They're quick reads, at least. They made for okay night shift reading, but there are better books to spend your time with.

John said...

Hi Graeme--

Sixth photo down, third shelf down, right-hand end, two books to the right of Foul! Next to Pannekoek on Workers' Council. The spine's rather faded because I've had it for so long. Still unread. Just can't bring myself to take it on the train.

John said...

Hi again Graeme--

Thanks for that. Yes, Smile or Die is the same book. Ehrenreich usually gets decent reviews, although this one less than most. I was curious because some of its techniques are still used in counselling here and because I have vague recollections of an essay by Adorno in which he says there's nothing intrinsically wrong with positive thinking.

The other two books are Nickel and Dimed and Global Woman: Nannies, Maids and Sex Workers in the New Global Economy. I've only just bought them.

Martin said...

A blue and white umbrella? Heresy!

John said...

County Cavan, Mart.

Anonymous said...

What do you think the ratio of books bought to books read is? I wonder what mine is. Probably read less than a third of what I buy. Damn consumerism!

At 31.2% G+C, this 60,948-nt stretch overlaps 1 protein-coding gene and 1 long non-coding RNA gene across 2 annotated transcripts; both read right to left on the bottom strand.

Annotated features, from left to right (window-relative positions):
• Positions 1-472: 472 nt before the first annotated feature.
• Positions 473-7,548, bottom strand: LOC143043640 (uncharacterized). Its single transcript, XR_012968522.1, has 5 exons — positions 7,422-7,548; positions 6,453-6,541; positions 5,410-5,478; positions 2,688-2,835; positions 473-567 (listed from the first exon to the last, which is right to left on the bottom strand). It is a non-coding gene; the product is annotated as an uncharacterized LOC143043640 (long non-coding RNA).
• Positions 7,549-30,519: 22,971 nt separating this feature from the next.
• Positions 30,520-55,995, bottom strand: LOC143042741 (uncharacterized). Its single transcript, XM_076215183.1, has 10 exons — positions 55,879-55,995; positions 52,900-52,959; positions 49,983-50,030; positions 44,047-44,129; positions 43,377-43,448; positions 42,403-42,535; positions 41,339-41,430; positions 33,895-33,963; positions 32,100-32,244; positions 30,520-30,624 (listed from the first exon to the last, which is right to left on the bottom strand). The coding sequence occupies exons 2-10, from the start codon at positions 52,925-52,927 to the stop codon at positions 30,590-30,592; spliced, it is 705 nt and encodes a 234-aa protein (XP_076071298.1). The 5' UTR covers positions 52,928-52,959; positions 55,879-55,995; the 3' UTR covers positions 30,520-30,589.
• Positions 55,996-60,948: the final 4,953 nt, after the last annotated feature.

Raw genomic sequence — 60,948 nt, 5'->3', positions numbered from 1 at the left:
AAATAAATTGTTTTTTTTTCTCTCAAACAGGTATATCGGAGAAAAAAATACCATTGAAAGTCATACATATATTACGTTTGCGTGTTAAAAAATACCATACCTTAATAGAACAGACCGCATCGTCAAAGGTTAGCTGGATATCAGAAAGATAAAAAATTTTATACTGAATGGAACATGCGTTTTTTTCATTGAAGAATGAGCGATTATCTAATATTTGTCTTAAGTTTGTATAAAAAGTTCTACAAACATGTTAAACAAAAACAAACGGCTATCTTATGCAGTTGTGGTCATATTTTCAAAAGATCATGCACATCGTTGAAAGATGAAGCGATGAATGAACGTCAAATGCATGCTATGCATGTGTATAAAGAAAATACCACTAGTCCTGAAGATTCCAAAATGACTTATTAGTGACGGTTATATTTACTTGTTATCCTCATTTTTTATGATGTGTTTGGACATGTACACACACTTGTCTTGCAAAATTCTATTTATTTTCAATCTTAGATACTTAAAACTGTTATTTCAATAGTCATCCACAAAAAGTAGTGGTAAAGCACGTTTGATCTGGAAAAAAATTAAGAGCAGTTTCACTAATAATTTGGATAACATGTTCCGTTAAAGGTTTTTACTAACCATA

John said...

Probably something similar, Stuart. Not that I never intend to read the all, but some get pushed further and further down the backlog - usually fiction - as more interesting books appear.

At some point I shall have to go cold turkey and decide I have enough to be going on with. It'll bankrupt the Book Depository, mind you.

Anonymous said...

I've tried cold turkey, but it doesn't work. There's always *that* book, that one there, and I simply must read that right now, or at least buy it right now, otherwise I shall be utterly miserable and die ignorant...

John said...

I know what you mean. I've recently begun to experience a kind of post-coital tristesse after buying a book: Hit the purchase button, received confirmation of purchase, and thought to myself, "You've done it again. Goddammit."

Anonymous said...

What capitalist genius the Amazon one-click buy button is!

mikeovswinton said...

The Franco Venturi is excellent. Did you get that at that place in the North Laine in Brighton?

John said...

Hi Mike. Thanks. No, I got it downstairs in Hodges Figgis, I think. That's where they flog off all their remaindered books. Cost me next to nothing.

mikeovswinton said...

Yeah, I picked up in the place in Brighton and they must have had about twenty remaindered copies when I got mine a few years back. Got a remaindered copy of a cracking bio of Marshall McLuhan at the same time. Amazing what people don't read,isn't it?

John said...

Well I must confess I haven't read it myself yet, but I wanted to read up on Herzen. I wrote a novel about 20 years ago about Narodnaya Volya, so I was familiar with a lot of that period of Russian history already.

McLuhan never really interested me, but his bio would.